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PA Congressperson Town Hall Scorecard — One A+, Mostly Fs

Town halls seem like something quintessentially American. It’s a place where citizens get together to hear each other and make decisions. It’s also a way for politicians to engage with their constituencies. The digital transformation that has unfolded over the last decade (and likely before than that), has made town halls less important: tv, email, social media and online video have allowed information to flow. But does that mean town halls are dead? Not needed? In the age of social media is it important — still — to come together to meet, to talk, to listen? This coverthis.news story aims to look at the issue objectively, simply by counting town halls across Pennsylvania House of Representatives. 

Key Takeaways

If you want the key results, here they are. But please read through the rest of this article to see our methodology as well as the data and other analysis.

  • Democrats held 100% of the town halls. Republicans held no town halls.
  • 69% of the town halls held in PA in 2019 were held by congresswomen.

Basic Information

There are 18 U.S. Congressional Representatives in PA. They are split evenly by party. They are:

Name of Rep. Political Party District House of Reps
Brendan Boyle Democrat 2nd District
Mathew Cartwright Democrat 8th District
Madeleine Dean Democrat 4th District
Mike Doyle Jr. Democrat 18th District
Dwight Evans Democrat 3rd District
Brian Fitzpatrick Republican 1st District
Chrissy Houlahan Democrat 6th District
John Joyce Republican 13th District
Fred Keller Republican 12th District
Mike Kelly Republican 16th District
Conor Lamb Democrat 17th District
Daniel Meuser Republican 9th District
Scott Perry Republican 10th District
Guy Reschenthaler Republican 14th District
Mary Scanlon Democrat 5th District
Lloyd Smucker Republican 11th District
Glenn Thompson Republican 15th District
Susan Wild Democrat 7th District

Methodology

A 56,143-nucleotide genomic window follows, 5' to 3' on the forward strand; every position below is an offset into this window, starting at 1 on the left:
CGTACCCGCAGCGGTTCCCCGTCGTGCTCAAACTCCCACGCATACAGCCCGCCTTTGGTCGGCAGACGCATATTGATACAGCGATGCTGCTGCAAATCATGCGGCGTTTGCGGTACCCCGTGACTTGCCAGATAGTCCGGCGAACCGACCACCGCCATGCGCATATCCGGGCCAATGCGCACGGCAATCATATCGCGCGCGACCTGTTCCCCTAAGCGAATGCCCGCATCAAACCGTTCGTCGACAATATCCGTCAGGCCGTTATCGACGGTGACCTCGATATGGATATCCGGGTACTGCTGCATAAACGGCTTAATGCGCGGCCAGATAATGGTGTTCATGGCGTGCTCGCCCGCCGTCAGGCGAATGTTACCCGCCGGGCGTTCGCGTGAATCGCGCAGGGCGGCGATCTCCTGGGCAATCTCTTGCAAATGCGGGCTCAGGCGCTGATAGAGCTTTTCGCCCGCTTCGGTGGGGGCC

To collect the information we followed this process:

  1. We defined “town hall” as in-person events that were open to the public.
    1. We did not include telephone-based events. Or small, invite-only events held at coffee shops, for example. 
  2. We called every representative’s office and asked the following questions: 
    1. How many town halls were done in 2019
    2. How many are planned for the remainder of the year
  3. If we didn’t get to talk to someone, we asked for an email of someone who could answer the questions. We then proceeded to email the questions. 
  4. If we didn’t hear from a representative’s office, we followed up at least twice: by phone and by email.
  5. Whether or not we got an answer via phone/email from the rep, we verified the number of town halls on Facebook or other social media.

Analysis & Charts

 

 

 

Anecdotes

  • Some offices didn’t respond to our inquiries. We received answers from the 8 of 9 Democratic representatives, but by comparison we only received responses from 3 of the 9 Republican offices.
  • One notable quote comes from Matt Dinkle, the communications director for Congressman (D) Mike Doyle Jr. who said, on the phone, the following when answering how many town halls Congressman Doyle Jr. has had in 2019: “Not like we keep track, at least multiple, just trying to get through the year without another constitutional crisis.” He said multiple, but our research found none.